• Max. 1 pet per student
    • Students may have a chance to foster pets from a local shelter

    Massachusetts Institute of Technology (MIT) (Cambridge, Massachusetts)

    • Fish (20 gal or less tank)
    • Cats (in select residence halls)
    • Request formal permission from the Housing Office
    • Submit a cat registration form
    • Max. 1 cat per student

    Stetson University (DeLand, Florida)

    • Fish (10 gal or less)
    • Small caged animals
    • Cats and dogs (Size and breed restrictions apply)
    • Service animals in training are allowed
    • Must apply for approval every year you live on campus

    Case Western Reserve University (Cleveland, Ohio)

    University of Florida (Gainesville, Florida)

    • Allowed pets include fish, hamsters, gerbils, lizards (no iguanas), salamanders, frogs, geckos, and chinchillas
    • Must be non-poisonous and follow the university’s size guidelines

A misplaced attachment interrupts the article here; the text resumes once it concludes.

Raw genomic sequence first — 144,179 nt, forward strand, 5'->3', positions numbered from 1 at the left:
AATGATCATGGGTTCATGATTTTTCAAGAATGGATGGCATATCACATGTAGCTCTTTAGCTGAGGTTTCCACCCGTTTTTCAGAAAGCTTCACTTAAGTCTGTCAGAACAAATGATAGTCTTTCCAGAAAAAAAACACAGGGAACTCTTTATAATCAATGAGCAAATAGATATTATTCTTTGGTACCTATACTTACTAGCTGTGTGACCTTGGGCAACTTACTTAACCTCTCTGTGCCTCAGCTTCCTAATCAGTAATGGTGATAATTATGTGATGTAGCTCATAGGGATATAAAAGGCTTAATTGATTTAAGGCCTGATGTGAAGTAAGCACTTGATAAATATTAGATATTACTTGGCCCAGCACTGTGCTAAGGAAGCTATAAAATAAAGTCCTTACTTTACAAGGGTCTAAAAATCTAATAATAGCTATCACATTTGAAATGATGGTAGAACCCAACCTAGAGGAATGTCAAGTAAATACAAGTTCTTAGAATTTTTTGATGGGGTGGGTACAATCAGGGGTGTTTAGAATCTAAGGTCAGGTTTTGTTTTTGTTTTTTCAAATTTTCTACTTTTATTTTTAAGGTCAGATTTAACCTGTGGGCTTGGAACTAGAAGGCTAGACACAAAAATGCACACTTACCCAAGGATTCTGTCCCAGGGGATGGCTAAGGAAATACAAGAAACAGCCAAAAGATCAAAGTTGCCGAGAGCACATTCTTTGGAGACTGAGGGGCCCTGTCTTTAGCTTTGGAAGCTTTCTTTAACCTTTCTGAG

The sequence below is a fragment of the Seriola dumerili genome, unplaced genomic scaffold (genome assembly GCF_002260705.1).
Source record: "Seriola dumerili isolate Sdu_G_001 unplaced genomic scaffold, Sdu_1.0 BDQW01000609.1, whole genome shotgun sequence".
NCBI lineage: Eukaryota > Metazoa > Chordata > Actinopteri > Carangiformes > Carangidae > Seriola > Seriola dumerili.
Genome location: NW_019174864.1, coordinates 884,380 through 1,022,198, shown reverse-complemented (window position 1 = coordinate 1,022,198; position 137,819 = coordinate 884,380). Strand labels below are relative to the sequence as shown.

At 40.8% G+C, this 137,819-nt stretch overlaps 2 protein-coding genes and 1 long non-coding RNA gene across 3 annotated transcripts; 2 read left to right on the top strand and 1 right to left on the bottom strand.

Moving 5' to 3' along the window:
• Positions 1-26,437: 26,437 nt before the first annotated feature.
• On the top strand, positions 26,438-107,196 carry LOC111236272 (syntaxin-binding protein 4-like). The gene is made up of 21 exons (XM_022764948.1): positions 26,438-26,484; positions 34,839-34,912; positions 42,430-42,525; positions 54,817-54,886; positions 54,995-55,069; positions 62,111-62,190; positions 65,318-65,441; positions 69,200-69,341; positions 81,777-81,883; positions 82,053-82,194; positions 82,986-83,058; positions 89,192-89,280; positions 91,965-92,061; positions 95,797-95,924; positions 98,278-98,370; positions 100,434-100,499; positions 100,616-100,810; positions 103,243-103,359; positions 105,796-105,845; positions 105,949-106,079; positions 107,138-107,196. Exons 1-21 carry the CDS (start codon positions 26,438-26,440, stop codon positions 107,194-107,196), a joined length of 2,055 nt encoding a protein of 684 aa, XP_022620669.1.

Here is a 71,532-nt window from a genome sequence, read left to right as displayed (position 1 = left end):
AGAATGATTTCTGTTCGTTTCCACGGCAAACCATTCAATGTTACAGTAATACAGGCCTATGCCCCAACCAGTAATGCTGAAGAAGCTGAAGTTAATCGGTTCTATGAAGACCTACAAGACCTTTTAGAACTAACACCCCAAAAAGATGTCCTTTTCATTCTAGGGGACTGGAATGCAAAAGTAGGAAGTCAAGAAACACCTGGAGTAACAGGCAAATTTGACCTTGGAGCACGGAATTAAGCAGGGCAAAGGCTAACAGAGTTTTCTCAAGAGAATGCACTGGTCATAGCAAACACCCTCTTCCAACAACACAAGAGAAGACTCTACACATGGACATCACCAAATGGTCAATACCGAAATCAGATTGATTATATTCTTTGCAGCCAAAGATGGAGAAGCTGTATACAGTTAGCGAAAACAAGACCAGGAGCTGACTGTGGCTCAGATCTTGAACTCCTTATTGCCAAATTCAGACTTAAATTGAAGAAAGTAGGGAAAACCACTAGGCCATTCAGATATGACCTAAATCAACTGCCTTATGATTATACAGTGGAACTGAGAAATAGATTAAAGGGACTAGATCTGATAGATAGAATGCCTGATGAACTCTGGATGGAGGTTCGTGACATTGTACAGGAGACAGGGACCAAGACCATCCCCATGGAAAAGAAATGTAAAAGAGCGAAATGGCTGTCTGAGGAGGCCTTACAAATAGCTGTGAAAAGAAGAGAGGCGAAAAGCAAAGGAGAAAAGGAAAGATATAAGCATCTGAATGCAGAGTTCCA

• Fill out a Pet Policy Agreement form
    • Receive written approval from any roommates, suitemates, and residence hall staff
    • Max. 2 pets per student

    Harvey Mudd College (Claremont, California)

    • Small, caged pets such as fish and hamsters
    • Complete a pet registration form and receive approval from suitemates or roommates

    University of Illinois (Champaign, Illinois)

    • Only those living in the Ashton Woods apartment building at the University of Illinois Urbana-Champaign are permitted to live with pets
    • Allowed two companion pets and fish tank less than 50 gallons
    • Gain written approval from Family and graduate housing
    • Sign an animal agreement
    • Make sure pets are up to date on vaccines
    • Pay a monthly $30 animal fee

    Reed College (Portland, Oregon)

    • Small, caged pets and fish (25 gal or less tank)